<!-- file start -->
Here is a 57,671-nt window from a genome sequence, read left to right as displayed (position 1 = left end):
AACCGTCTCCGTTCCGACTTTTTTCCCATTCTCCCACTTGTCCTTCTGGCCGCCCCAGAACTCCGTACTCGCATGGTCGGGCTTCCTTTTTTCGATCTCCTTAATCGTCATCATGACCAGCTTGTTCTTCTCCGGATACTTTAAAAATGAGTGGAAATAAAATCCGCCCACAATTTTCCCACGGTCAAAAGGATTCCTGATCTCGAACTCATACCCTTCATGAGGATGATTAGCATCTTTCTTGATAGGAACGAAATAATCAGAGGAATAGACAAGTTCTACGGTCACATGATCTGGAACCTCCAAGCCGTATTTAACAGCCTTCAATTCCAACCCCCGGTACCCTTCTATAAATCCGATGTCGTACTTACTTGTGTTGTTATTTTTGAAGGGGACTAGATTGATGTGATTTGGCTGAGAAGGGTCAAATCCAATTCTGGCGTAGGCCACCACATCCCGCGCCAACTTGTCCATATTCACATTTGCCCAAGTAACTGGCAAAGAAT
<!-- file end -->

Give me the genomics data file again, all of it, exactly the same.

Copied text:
Here is a 57,671-nt window from a genome sequence, read left to right as displayed (position 1 = left end):
AACCGTCTCCGTTCCGACTTTTTTCCCATTCTCCCACTTGTCCTTCTGGCCGCCCCAGAACTCCGTACTCGCATGGTCGGGCTTCCTTTTTTCGATCTCCTTAATCGTCATCATGACCAGCTTGTTCTTCTCCGGATACTTTAAAAATGAGTGGAAATAAAATCCGCCCACAATTTTCCCACGGTCAAAAGGATTCCTGATCTCGAACTCATACCCTTCATGAGGATGATTAGCATCTTTCTTGATAGGAACGAAATAATCAGAGGAATAGACAAGTTCTACGGTCACATGATCTGGAACCTCCAAGCCGTATTTAACAGCCTTCAATTCCAACCCCCGGTACCCTTCTATAAATCCGATGTCGTACTTACTTGTGTTGTTATTTTTGAAGGGGACTAGATTGATGTGATTTGGCTGAGAAGGGTCAAATCCAATTCTGGCGTAGGCCACCACATCCCGCGCCAACTTGTCCATATTCACATTTGCCCAAGTAACTGGCAAAGAAT